Kawarau River guides devastated

Survivors of yesterday’s ill-fated Mad Dog River Boarding trip gather beside the company minibus....
Survivors of yesterday’s ill-fated Mad Dog River Boarding trip gather beside the company minibus. Photo by Craig Baxter.
River guides involved in yesterday's Kawarau River drowning are ‘‘exceptionally cut up'' after battling in vain to save the English tourist who died, their employer says.

Mad Dog River Boarding owner Brad McLeod said all river boarding expeditions had been cancelled following yesterday's death, out of the respect for the dead woman, her boyfriend and family in England.

The decision curtailed a season not expected to finish for another three weeks, he said.

Instead, the company's guides and other staff were involved in a full debriefing late yesterday, and an internal investigation would be conducted alongside a police investigation, Mr McLeod said.

The company - which Mr McLeod bought in 2006 - had operated for 13 years and had ‘‘exceptionally detailed'' training and safety plans in place, he said.

The company's guides had helped an estimated 25,000 tourists to safely negotiate the Kawarau River without a single serious injury or death, prior to yesterday's accident, Mr McLeod said.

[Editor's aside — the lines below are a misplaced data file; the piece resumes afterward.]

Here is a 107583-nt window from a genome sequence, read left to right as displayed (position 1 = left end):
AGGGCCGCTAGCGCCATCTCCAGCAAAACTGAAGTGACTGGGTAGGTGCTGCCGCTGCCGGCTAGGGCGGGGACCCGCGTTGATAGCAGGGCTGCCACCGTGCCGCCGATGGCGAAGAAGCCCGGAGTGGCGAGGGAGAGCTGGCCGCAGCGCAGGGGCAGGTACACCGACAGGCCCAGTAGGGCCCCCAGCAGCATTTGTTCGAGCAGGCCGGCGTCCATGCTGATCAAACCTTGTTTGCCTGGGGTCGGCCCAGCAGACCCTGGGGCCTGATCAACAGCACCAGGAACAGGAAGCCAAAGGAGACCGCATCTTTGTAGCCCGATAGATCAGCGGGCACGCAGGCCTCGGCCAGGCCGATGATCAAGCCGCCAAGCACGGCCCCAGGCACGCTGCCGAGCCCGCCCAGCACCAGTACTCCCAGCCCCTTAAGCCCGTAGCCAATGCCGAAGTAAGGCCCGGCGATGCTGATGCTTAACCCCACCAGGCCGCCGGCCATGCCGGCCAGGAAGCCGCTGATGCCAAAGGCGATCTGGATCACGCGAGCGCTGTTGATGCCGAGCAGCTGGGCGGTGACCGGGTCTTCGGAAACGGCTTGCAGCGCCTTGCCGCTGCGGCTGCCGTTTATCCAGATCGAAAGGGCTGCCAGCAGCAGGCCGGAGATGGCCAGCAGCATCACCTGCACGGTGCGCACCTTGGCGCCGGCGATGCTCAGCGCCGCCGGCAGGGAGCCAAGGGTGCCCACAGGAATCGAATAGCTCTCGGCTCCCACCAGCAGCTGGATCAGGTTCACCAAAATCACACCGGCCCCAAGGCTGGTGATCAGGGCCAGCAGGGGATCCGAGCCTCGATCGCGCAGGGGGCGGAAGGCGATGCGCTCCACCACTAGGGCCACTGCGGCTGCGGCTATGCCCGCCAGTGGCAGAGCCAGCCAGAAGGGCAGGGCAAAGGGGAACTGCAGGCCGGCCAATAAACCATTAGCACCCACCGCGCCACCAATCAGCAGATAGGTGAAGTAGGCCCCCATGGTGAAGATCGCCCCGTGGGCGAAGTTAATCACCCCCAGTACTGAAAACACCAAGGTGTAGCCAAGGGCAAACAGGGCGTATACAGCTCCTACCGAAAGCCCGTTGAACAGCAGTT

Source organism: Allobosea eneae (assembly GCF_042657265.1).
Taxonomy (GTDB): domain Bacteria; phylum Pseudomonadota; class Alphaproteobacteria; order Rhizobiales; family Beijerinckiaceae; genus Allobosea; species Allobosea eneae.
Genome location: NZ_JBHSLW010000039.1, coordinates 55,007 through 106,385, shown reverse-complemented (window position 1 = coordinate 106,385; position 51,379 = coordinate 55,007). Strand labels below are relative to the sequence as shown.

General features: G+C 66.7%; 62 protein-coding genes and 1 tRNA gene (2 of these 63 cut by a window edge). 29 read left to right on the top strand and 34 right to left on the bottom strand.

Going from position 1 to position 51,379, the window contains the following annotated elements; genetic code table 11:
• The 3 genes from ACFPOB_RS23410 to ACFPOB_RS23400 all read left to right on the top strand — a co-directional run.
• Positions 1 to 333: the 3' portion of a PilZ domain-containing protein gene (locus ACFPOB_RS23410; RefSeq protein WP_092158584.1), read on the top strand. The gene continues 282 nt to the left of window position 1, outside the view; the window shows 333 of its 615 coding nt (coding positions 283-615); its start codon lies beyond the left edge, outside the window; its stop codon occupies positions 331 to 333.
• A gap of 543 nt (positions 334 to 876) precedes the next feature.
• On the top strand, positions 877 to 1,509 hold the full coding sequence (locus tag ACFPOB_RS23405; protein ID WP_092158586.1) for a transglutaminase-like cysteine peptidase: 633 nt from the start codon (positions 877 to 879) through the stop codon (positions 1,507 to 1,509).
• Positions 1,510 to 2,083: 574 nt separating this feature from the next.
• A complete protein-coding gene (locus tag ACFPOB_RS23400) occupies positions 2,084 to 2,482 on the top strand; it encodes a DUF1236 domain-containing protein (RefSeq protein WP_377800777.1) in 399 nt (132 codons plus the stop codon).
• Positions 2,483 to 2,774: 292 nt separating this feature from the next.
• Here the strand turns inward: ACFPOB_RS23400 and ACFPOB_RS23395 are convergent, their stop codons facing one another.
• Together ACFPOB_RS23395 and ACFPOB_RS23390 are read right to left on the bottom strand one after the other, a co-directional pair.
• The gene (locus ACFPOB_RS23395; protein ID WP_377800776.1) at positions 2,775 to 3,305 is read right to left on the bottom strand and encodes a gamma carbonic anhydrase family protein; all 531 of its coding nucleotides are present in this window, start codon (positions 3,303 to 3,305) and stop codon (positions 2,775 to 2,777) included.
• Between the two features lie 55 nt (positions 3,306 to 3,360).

A devastated Mr McLeod said he went ‘‘numb'' when told the news shortly before 3pm.

‘‘You don't know what to feel. You body goes numb. It shakes me up just as hard as the boys on the river,'' he said. ‘‘All the guides were probably the same.''

The last thing the company's staff wanted to do following yesterday's death was return to the river, he said. The guides involved in trying to save the woman were ‘‘exceptionally cut up''.

Mr McLeod said he would give the dead woman's family in England, and her boyfriend, space before deciding whether to contact them. The boyfriend was believed to be travelling to Dunedin.

The Mad Dog website said strict safety procedures were observed while on the river, but warned ‘‘an element of risk'' remained for all participants.

River boarding was best suited to clients who enjoyed water sports and had a ‘‘reasonable'' swimming ability. Clients were given a safety talk before entering the river.

Once in, clients kicked their way in to the river's main current and were washed down stream through a series of rapids over 45 minutes, the website said.

The company's guides were among the most experienced in the world, and were chosen ‘‘for their skill in river boarding, swimming, communication, first aid and local knowledge''.

The company could not be held responsible for personal injury or equipment lost and damaged, the website warned.

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